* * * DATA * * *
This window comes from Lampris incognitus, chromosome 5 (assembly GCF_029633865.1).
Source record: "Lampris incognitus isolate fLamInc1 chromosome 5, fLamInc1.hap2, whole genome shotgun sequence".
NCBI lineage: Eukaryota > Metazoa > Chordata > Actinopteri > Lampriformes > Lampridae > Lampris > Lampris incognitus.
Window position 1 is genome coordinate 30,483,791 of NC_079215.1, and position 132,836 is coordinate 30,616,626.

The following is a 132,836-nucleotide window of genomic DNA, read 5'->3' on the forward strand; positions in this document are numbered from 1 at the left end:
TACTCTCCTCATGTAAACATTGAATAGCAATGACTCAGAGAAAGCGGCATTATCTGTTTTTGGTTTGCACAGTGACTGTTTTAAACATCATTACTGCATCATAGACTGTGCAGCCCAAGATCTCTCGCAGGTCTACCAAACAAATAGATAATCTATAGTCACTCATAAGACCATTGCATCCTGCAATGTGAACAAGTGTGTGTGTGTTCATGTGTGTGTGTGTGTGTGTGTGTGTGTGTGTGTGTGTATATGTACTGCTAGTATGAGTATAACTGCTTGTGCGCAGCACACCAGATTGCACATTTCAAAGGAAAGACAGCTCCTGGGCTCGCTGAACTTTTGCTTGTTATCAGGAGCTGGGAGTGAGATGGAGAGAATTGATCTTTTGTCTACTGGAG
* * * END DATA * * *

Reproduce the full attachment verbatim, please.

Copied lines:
This window comes from Lampris incognitus, chromosome 5 (assembly GCF_029633865.1).
Source record: "Lampris incognitus isolate fLamInc1 chromosome 5, fLamInc1.hap2, whole genome shotgun sequence".
NCBI lineage: Eukaryota > Metazoa > Chordata > Actinopteri > Lampriformes > Lampridae > Lampris > Lampris incognitus.
Window position 1 is genome coordinate 30,483,791 of NC_079215.1, and position 132,836 is coordinate 30,616,626.

The following is a 132,836-nucleotide window of genomic DNA, read 5'->3' on the forward strand; positions in this document are numbered from 1 at the left end:
TACTCTCCTCATGTAAACATTGAATAGCAATGACTCAGAGAAAGCGGCATTATCTGTTTTTGGTTTGCACAGTGACTGTTTTAAACATCATTACTGCATCATAGACTGTGCAGCCCAAGATCTCTCGCAGGTCTACCAAACAAATAGATAATCTATAGTCACTCATAAGACCATTGCATCCTGCAATGTGAACAAGTGTGTGTGTGTTCATGTGTGTGTGTGTGTGTGTGTGTGTGTGTGTGTGTGTATATGTACTGCTAGTATGAGTATAACTGCTTGTGCGCAGCACACCAGATTGCACATTTCAAAGGAAAGACAGCTCCTGGGCTCGCTGAACTTTTGCTTGTTATCAGGAGCTGGGAGTGAGATGGAGAGAATTGATCTTTTGTCTACTGGAG